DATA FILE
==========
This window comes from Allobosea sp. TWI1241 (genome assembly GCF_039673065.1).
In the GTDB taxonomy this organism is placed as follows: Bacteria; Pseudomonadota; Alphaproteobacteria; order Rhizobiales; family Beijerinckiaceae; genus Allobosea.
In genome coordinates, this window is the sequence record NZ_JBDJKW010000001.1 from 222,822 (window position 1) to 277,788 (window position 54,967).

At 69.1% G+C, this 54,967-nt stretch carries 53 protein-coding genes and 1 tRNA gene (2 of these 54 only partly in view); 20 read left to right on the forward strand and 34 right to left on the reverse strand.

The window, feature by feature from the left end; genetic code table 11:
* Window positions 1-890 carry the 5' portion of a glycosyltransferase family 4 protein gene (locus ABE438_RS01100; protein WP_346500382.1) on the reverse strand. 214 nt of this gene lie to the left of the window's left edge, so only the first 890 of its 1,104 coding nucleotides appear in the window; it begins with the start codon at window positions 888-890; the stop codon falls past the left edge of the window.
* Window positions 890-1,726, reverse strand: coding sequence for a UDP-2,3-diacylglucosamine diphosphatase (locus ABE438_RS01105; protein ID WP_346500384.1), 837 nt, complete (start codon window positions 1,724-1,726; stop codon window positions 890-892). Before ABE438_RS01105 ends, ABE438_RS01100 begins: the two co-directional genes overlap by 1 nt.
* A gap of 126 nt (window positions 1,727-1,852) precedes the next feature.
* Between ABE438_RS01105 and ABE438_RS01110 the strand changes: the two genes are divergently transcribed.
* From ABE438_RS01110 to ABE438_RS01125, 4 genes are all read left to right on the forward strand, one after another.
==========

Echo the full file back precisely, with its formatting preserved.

This window comes from Allobosea sp. TWI1241 (genome assembly GCF_039673065.1).
In the GTDB taxonomy this organism is placed as follows: Bacteria; Pseudomonadota; Alphaproteobacteria; order Rhizobiales; family Beijerinckiaceae; genus Allobosea.
In genome coordinates, this window is the sequence record NZ_JBDJKW010000001.1 from 222,822 (window position 1) to 277,788 (window position 54,967).

At 69.1% G+C, this 54,967-nt stretch carries 53 protein-coding genes and 1 tRNA gene (2 of these 54 only partly in view); 20 read left to right on the forward strand and 34 right to left on the reverse strand.

The window, feature by feature from the left end; genetic code table 11:
* Window positions 1-890 carry the 5' portion of a glycosyltransferase family 4 protein gene (locus ABE438_RS01100; protein WP_346500382.1) on the reverse strand. 214 nt of this gene lie to the left of the window's left edge, so only the first 890 of its 1,104 coding nucleotides appear in the window; it begins with the start codon at window positions 888-890; the stop codon falls past the left edge of the window.
* Window positions 890-1,726, reverse strand: coding sequence for a UDP-2,3-diacylglucosamine diphosphatase (locus ABE438_RS01105; protein ID WP_346500384.1), 837 nt, complete (start codon window positions 1,724-1,726; stop codon window positions 890-892). Before ABE438_RS01105 ends, ABE438_RS01100 begins: the two co-directional genes overlap by 1 nt.
* A gap of 126 nt (window positions 1,727-1,852) precedes the next feature.
* Between ABE438_RS01105 and ABE438_RS01110 the strand changes: the two genes are divergently transcribed.
* From ABE438_RS01110 to ABE438_RS01125, 4 genes are all read left to right on the forward strand, one after another.